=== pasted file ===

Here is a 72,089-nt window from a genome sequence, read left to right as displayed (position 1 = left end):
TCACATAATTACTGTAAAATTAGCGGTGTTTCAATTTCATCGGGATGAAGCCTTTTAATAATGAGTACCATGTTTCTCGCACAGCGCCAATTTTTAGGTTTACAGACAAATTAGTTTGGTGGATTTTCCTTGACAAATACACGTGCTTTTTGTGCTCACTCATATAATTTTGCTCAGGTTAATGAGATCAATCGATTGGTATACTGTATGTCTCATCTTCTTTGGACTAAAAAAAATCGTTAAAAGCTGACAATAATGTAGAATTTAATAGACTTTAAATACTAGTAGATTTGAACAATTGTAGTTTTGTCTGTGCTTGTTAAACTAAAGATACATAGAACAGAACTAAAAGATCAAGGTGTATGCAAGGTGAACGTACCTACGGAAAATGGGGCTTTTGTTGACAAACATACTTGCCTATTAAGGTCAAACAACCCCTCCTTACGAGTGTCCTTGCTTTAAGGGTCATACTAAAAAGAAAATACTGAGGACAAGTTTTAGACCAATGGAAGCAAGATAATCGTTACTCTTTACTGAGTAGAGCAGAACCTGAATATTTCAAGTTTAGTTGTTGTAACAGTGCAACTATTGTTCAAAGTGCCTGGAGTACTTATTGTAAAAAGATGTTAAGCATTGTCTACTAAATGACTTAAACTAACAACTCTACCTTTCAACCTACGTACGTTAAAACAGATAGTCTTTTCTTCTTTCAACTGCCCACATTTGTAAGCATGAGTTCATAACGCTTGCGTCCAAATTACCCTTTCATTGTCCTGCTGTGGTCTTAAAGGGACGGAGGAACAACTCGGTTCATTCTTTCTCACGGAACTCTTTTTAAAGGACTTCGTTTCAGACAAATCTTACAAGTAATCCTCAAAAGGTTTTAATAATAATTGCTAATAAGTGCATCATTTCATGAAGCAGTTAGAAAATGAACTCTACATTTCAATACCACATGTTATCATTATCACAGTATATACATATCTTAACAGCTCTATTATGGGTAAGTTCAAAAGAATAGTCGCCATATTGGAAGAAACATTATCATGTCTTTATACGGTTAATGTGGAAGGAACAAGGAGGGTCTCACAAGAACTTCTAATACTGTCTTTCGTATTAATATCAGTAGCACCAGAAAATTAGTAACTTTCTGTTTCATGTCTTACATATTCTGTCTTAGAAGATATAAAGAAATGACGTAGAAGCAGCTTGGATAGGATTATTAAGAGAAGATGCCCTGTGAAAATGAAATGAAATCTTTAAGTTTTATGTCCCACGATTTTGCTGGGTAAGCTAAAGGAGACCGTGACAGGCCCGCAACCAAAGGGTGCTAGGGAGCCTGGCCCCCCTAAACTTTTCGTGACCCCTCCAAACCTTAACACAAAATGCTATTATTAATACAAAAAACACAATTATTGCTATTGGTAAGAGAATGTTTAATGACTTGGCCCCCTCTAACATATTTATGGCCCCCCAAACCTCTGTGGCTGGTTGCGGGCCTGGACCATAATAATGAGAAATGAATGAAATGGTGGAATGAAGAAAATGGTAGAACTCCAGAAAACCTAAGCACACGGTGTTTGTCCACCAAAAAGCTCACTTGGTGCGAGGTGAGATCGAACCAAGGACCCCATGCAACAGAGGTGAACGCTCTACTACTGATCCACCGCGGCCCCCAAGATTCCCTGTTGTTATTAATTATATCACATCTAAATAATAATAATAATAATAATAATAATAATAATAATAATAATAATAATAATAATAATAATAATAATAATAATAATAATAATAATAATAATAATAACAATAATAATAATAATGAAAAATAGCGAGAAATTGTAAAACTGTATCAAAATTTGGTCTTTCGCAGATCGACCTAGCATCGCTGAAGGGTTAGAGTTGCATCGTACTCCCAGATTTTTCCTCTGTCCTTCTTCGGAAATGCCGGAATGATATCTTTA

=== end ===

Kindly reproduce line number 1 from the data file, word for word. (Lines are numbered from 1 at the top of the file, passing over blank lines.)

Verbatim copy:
Here is a 72,089-nt window from a genome sequence, read left to right as displayed (position 1 = left end):